Sometimes it seems like at the seminary it’s just the same ol’, same ol’ since I’ve been teaching the same classes for at least eight years. On the other hand, there are always new students and that’s what makes everything new every year. Along with new students, this year I’m hoping to do some new publishing, new coaching, new service for the denomination, and we’re hoping new partners will join our team.
Today (Feb 3) we started our spring semester. The spring semester is my favorit because I teach The Hebrew Bible: Background and Literary Introduction. This is the class where I feel I have my biggest opportunity to impact the kingdom.
For a lot of people, the Old Testament is outdated and unimportant for our New Testament faith. In the extreme, some think we should stop reading and teaching it. But even people who believe the whole Bible is God’s word find the Old Testament difficult to understand and even more difficult to apply to life.
Many New Testament authors, if not all, shared those struggles until things suddenly clicked. At least that’s the impression you get from reading the Gospels. The same people that didn’t understand Jesus had to go to the cross wrote books proving that the Messiah had to be crucified to fulfill Old Testament prophecies.
The point is, once Mark or Matthew or Luke started writing what we now have in the New Testament, they couldn’t help but look at Jesus and see him as the fulfillment of everything the Old Testament longed for. In fact, the reason they wrote was to prove just that. They wanted people to know that this new and unexpected thing Jesus did was exactly what the Messiah was supposed to do, even though no one saw it coming.
The Old Testament is full of surprises because it’s full of Jesus in ways we aren’t always able to see. In a very real way we need to understand the Old Testament in order to appreciate the richness of the New Testament. Instead of throwing away or unhitching the Old Testament, we need to recover it, and understand it. When we do that, we are amazed at how awesome our God is and how awesome his plan of salvation is, and always has been. Opening students’ eyes to all of Scripture is what my Hebrew Bible class is all about. I often witness my students’ eyes being opened to the wonder of all of Scripture and that’s why I love teaching that class.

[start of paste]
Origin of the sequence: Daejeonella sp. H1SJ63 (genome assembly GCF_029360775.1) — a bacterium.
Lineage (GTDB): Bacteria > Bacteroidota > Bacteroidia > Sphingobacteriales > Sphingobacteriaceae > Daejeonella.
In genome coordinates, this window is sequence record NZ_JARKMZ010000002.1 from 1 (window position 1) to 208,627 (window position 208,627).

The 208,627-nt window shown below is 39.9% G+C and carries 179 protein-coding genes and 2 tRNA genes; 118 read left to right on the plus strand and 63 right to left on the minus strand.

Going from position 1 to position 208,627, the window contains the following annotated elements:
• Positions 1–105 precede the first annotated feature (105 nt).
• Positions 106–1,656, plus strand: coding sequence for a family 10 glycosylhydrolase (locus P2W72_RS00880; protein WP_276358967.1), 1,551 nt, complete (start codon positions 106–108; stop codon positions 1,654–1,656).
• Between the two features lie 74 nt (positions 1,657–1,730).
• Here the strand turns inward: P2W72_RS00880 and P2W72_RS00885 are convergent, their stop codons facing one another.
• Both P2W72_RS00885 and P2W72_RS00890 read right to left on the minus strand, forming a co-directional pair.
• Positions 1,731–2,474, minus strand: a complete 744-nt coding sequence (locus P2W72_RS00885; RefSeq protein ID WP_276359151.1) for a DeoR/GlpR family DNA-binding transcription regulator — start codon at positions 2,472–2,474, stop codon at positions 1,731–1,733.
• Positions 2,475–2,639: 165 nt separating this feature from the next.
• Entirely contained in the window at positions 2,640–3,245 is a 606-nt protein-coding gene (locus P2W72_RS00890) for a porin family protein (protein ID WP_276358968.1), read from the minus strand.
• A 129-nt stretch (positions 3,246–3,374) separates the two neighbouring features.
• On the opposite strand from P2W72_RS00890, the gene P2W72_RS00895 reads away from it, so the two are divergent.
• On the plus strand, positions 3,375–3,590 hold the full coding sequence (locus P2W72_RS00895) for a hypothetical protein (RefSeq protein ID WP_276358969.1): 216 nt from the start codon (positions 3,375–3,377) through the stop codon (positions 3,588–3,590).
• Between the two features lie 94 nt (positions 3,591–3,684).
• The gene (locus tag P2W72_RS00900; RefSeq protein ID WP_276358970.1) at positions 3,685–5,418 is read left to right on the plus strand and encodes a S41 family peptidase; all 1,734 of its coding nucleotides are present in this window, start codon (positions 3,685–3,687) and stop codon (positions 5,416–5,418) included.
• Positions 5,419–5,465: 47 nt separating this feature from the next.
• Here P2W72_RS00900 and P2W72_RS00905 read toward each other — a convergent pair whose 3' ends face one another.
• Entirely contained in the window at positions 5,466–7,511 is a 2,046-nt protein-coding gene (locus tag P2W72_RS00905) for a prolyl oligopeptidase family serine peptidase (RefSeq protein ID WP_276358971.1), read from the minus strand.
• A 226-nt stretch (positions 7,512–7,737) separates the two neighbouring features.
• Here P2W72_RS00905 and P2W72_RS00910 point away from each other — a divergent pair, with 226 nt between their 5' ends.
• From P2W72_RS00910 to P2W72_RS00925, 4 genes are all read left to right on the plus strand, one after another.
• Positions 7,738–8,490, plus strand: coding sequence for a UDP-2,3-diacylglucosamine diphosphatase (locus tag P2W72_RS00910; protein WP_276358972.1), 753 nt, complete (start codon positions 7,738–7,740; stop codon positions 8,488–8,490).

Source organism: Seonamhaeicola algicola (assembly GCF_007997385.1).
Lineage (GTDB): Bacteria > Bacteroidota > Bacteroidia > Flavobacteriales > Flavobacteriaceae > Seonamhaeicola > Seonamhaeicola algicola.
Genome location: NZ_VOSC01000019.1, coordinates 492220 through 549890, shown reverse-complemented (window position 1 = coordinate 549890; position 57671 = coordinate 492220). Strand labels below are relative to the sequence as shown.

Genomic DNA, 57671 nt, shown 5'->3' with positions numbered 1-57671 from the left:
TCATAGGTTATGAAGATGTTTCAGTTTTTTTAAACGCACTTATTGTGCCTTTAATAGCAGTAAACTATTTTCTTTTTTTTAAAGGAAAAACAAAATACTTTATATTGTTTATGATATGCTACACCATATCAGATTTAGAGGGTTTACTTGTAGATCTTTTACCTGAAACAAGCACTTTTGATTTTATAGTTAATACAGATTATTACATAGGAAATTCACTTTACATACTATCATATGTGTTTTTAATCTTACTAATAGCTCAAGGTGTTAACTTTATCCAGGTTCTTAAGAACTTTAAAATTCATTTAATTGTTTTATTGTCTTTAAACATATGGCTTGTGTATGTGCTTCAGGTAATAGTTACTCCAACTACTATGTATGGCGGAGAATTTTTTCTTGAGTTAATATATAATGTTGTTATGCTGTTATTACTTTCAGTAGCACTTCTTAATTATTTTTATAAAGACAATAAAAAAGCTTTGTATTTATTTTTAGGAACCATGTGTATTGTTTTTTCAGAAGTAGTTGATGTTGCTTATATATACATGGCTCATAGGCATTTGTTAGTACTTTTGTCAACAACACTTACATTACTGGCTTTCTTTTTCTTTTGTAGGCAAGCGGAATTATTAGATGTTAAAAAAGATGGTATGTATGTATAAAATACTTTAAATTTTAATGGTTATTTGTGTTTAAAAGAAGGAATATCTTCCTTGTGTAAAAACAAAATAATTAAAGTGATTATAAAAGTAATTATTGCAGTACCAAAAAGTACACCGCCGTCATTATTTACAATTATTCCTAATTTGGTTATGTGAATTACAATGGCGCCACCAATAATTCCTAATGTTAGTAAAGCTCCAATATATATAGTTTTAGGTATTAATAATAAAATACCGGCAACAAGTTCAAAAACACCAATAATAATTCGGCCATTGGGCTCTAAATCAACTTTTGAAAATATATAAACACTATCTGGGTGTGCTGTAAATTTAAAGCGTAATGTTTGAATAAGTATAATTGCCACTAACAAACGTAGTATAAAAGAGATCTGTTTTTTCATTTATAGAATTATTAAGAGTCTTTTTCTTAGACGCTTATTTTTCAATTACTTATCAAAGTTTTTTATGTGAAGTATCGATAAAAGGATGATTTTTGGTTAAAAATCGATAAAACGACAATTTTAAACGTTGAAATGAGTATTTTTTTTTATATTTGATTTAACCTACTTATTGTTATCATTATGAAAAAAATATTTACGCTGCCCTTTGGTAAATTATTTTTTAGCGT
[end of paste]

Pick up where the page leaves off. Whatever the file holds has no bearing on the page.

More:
Open my eyes that I may see wonderful things in your law.Psalm 119:18
The Creation Articles: My Most Anticipated 2020 Deliverable!
I’m now a couple of years late on getting two articles out that I’ve been working on for the Creation Project that I was a part of in 2016.
In these articles I’m trying to deal with the creation account in Scripture as a historical account in a literary text. But this raises a problem. Literary texts use literary structures and figurative language. If a literary text imposes a structure on history or paints a figurative picture of history, then how can it also give a faithful account of history? And how do I know when the text speaks figuratively about reality and when it speaks in a straightforward way about reality? In other words, are the days in Genesis 24 hour days, or figurative days?
If you’re curious, I’m writing about this in my series of articles, The Evangelical’s Creation Conundrum. If you’re interested but want to get straight to the point, then you’ll want to read the most popular article in this series, The Structural Symmetry of the Six Days of Creation.